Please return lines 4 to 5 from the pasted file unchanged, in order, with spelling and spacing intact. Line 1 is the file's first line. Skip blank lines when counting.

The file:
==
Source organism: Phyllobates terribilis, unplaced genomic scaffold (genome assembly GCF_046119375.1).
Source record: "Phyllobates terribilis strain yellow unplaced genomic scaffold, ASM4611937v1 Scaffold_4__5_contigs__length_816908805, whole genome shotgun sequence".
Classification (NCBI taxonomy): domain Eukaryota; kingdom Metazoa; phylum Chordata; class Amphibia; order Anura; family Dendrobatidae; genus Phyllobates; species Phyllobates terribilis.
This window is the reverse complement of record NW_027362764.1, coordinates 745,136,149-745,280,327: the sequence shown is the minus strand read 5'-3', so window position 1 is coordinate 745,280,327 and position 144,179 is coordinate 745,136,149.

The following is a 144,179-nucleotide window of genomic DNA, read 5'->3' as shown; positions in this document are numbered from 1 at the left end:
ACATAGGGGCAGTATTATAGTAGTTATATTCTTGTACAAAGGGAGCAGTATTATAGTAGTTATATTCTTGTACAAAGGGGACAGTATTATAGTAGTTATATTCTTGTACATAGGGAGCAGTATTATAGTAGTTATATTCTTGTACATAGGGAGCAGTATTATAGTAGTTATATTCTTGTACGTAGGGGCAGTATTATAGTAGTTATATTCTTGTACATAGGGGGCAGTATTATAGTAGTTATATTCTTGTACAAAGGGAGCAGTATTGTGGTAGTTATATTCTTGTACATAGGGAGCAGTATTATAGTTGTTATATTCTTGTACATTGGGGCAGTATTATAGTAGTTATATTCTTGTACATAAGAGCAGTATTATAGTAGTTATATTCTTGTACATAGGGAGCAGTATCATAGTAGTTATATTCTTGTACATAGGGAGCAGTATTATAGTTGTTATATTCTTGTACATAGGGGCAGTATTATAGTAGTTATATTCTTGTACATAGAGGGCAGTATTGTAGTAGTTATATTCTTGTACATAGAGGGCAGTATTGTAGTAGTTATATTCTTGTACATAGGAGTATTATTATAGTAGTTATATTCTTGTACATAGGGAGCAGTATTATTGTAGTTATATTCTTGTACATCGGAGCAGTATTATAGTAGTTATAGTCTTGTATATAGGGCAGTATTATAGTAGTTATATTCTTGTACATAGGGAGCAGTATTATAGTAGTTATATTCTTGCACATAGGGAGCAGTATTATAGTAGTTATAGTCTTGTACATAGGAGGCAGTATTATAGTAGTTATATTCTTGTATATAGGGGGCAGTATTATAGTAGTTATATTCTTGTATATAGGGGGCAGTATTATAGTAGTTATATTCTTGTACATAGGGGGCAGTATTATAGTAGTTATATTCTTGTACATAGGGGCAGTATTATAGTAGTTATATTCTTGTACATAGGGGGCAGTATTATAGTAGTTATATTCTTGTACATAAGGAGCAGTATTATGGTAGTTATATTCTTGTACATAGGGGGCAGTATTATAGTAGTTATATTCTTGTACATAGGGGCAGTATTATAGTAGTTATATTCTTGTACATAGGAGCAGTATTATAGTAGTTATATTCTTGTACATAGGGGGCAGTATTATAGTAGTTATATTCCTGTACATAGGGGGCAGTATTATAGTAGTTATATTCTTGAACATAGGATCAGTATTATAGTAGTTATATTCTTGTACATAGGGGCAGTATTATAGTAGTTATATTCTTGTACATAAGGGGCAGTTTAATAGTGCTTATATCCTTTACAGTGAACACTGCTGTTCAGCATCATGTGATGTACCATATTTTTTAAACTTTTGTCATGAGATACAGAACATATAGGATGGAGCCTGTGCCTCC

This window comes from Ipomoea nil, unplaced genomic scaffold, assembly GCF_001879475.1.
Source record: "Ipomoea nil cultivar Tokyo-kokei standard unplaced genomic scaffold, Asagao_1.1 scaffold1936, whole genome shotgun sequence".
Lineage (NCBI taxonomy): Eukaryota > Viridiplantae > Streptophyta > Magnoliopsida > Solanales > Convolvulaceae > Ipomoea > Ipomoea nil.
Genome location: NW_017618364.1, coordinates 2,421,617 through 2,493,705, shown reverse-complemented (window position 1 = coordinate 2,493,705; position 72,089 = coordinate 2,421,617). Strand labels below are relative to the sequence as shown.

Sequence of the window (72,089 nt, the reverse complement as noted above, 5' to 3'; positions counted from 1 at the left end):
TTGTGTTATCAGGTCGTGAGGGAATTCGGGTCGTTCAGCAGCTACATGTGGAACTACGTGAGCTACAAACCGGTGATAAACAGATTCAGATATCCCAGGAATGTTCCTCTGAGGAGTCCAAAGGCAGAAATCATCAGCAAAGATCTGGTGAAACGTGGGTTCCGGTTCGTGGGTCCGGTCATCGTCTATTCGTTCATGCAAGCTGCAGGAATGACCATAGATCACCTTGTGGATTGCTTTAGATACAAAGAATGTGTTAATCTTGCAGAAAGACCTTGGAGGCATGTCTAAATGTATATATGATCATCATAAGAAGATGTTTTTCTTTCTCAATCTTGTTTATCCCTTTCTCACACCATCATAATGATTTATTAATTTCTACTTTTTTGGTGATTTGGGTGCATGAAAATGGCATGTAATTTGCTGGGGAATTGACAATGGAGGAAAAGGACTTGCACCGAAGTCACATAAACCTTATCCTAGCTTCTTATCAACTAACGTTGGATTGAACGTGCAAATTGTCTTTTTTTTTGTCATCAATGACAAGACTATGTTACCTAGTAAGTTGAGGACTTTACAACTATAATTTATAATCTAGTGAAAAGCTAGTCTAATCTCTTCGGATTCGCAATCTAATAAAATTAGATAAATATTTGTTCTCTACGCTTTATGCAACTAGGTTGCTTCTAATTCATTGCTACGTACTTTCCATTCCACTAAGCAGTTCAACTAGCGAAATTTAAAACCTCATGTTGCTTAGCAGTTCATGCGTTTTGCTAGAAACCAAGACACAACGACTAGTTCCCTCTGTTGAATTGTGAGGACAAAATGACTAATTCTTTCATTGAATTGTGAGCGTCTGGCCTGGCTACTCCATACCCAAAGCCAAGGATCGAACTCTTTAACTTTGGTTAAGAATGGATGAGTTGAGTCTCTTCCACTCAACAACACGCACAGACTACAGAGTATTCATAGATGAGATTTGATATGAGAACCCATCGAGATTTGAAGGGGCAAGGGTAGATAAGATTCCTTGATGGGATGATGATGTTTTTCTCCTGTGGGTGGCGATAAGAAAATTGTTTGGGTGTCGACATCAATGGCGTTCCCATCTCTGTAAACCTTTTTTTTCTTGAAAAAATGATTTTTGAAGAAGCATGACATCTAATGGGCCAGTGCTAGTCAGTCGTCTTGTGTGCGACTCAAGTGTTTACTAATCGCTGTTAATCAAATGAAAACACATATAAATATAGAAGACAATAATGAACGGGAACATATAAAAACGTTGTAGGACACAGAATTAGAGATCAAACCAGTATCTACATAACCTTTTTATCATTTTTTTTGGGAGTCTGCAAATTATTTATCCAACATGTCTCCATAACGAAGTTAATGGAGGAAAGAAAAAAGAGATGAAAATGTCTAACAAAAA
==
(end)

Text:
This window is the reverse complement of record NW_027362764.1, coordinates 745,136,149-745,280,327: the sequence shown is the minus strand read 5'-3', so window position 1 is coordinate 745,280,327 and position 144,179 is coordinate 745,136,149.

The following is a 144,179-nucleotide window of genomic DNA, read 5'->3' as shown; positions in this document are numbered from 1 at the left end: